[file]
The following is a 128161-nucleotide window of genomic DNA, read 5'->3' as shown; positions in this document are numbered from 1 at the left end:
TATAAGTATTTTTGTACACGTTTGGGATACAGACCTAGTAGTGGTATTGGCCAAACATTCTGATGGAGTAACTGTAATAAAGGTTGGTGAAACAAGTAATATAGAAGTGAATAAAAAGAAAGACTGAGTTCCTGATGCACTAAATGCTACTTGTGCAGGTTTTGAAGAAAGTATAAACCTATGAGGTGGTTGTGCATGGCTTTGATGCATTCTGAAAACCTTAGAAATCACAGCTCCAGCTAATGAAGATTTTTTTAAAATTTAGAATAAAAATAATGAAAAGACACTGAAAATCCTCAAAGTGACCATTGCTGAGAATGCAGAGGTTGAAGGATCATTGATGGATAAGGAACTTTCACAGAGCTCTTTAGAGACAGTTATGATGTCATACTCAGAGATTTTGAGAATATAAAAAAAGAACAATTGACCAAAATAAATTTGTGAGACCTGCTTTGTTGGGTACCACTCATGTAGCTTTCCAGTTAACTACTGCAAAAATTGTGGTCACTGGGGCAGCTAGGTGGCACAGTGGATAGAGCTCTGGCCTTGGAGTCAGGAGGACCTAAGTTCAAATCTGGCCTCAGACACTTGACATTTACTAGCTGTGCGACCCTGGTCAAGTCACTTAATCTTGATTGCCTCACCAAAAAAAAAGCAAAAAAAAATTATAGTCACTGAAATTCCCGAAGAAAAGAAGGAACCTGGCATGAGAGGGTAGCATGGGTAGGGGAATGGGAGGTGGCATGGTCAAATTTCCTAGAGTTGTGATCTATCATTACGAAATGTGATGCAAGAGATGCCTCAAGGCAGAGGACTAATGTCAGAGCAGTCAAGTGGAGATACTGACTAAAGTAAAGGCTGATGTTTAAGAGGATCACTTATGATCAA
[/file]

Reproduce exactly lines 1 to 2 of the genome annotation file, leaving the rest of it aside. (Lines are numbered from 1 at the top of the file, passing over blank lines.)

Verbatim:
The following is a 128161-nucleotide window of genomic DNA, read 5'->3' as shown; positions in this document are numbered from 1 at the left end:
TATAAGTATTTTTGTACACGTTTGGGATACAGACCTAGTAGTGGTATTGGCCAAACATTCTGATGGAGTAACTGTAATAAAGGTTGGTGAAACAAGTAATATAGAAGTGAATAAAAAGAAAGACTGAGTTCCTGATGCACTAAATGCTACTTGTGCAGGTTTTGAAGAAAGTATAAACCTATGAGGTGGTTGTGCATGGCTTTGATGCATTCTGAAAACCTTAGAAATCACAGCTCCAGCTAATGAAGATTTTTTTAAAATTTAGAATAAAAATAATGAAAAGACACTGAAAATCCTCAAAGTGACCATTGCTGAGAATGCAGAGGTTGAAGGATCATTGATGGATAAGGAACTTTCACAGAGCTCTTTAGAGACAGTTATGATGTCATACTCAGAGATTTTGAGAATATAAAAAAAGAACAATTGACCAAAATAAATTTGTGAGACCTGCTTTGTTGGGTACCACTCATGTAGCTTTCCAGTTAACTACTGCAAAAATTGTGGTCACTGGGGCAGCTAGGTGGCACAGTGGATAGAGCTCTGGCCTTGGAGTCAGGAGGACCTAAGTTCAAATCTGGCCTCAGACACTTGACATTTACTAGCTGTGCGACCCTGGTCAAGTCACTTAATCTTGATTGCCTCACCAAAAAAAAAGCAAAAAAAAATTATAGTCACTGAAATTCCCGAAGAAAAGAAGGAACCTGGCATGAGAGGGTAGCATGGGTAGGGGAATGGGAGGTGGCATGGTCAAATTTCCTAGAGTTGTGATCTATCATTACGAAATGTGATGCAAGAGATGCCTCAAGGCAGAGGACTAATGTCAGAGCAGTCAAGTGGAGATACTGACTAAAGTAAAGGCTGATGTTTAAGAGGATCACTTATGATCAA